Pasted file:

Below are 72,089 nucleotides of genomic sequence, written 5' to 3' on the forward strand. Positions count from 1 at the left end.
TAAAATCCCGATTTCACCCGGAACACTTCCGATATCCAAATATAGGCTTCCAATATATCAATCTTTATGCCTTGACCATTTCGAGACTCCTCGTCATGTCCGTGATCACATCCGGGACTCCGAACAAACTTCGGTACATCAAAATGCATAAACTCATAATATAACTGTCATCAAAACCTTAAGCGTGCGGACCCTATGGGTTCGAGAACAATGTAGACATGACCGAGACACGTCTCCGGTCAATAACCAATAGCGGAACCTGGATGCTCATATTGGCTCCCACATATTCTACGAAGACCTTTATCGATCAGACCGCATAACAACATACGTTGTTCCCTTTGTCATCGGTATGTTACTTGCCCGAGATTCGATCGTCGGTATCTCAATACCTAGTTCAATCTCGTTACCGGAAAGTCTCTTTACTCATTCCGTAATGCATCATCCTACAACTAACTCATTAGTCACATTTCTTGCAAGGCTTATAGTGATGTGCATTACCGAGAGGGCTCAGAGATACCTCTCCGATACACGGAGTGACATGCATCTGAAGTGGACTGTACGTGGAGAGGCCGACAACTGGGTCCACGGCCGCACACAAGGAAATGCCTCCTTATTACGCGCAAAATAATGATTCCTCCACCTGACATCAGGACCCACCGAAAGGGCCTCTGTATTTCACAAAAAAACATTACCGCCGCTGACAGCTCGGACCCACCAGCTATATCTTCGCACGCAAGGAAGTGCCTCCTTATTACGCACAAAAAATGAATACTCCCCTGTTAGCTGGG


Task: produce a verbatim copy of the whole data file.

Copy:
Below are 72,089 nucleotides of genomic sequence, written 5' to 3' on the forward strand. Positions count from 1 at the left end.
TAAAATCCCGATTTCACCCGGAACACTTCCGATATCCAAATATAGGCTTCCAATATATCAATCTTTATGCCTTGACCATTTCGAGACTCCTCGTCATGTCCGTGATCACATCCGGGACTCCGAACAAACTTCGGTACATCAAAATGCATAAACTCATAATATAACTGTCATCAAAACCTTAAGCGTGCGGACCCTATGGGTTCGAGAACAATGTAGACATGACCGAGACACGTCTCCGGTCAATAACCAATAGCGGAACCTGGATGCTCATATTGGCTCCCACATATTCTACGAAGACCTTTATCGATCAGACCGCATAACAACATACGTTGTTCCCTTTGTCATCGGTATGTTACTTGCCCGAGATTCGATCGTCGGTATCTCAATACCTAGTTCAATCTCGTTACCGGAAAGTCTCTTTACTCATTCCGTAATGCATCATCCTACAACTAACTCATTAGTCACATTTCTTGCAAGGCTTATAGTGATGTGCATTACCGAGAGGGCTCAGAGATACCTCTCCGATACACGGAGTGACATGCATCTGAAGTGGACTGTACGTGGAGAGGCCGACAACTGGGTCCACGGCCGCACACAAGGAAATGCCTCCTTATTACGCGCAAAATAATGATTCCTCCACCTGACATCAGGACCCACCGAAAGGGCCTCTGTATTTCACAAAAAAACATTACCGCCGCTGACAGCTCGGACCCACCAGCTATATCTTCGCACGCAAGGAAGTGCCTCCTTATTACGCACAAAAAATGAATACTCCCCTGTTAGCTGGG